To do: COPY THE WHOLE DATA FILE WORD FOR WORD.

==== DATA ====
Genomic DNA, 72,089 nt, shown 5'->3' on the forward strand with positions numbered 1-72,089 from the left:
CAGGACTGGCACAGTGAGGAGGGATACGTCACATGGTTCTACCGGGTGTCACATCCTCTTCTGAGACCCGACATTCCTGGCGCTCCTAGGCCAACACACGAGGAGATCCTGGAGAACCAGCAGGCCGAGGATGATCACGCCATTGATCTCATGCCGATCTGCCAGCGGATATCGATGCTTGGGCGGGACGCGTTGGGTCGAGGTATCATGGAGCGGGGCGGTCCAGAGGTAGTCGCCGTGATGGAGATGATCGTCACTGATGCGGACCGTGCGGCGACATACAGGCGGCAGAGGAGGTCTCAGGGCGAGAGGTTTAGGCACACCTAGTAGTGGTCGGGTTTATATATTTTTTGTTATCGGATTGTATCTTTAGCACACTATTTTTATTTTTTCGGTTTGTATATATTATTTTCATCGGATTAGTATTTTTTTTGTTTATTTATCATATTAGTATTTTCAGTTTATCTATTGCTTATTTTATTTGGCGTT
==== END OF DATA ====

Genomic DNA, 72,089 nt, shown 5'->3' on the forward strand with positions numbered 1-72,089 from the left:
CAGGACTGGCACAGTGAGGAGGGATACGTCACATGGTTCTACCGGGTGTCACATCCTCTTCTGAGACCCGACATTCCTGGCGCTCCTAGGCCAACACACGAGGAGATCCTGGAGAACCAGCAGGCCGAGGATGATCACGCCATTGATCTCATGCCGATCTGCCAGCGGATATCGATGCTTGGGCGGGACGCGTTGGGTCGAGGTATCATGGAGCGGGGCGGTCCAGAGGTAGTCGCCGTGATGGAGATGATCGTCACTGATGCGGACCGTGCGGCGACATACAGGCGGCAGAGGAGGTCTCAGGGCGAGAGGTTTAGGCACACCTAGTAGTGGTCGGGTTTATATATTTTTTGTTATCGGATTGTATCTTTAGCACACTATTTTTATTTTTTCGGTTTGTATATATTATTTTCATCGGATTAGTATTTTTTTTGTTTATTTATCATATTAGTATTTTCAGTTTATCTATTGCTTATTTTATTTGGCGTT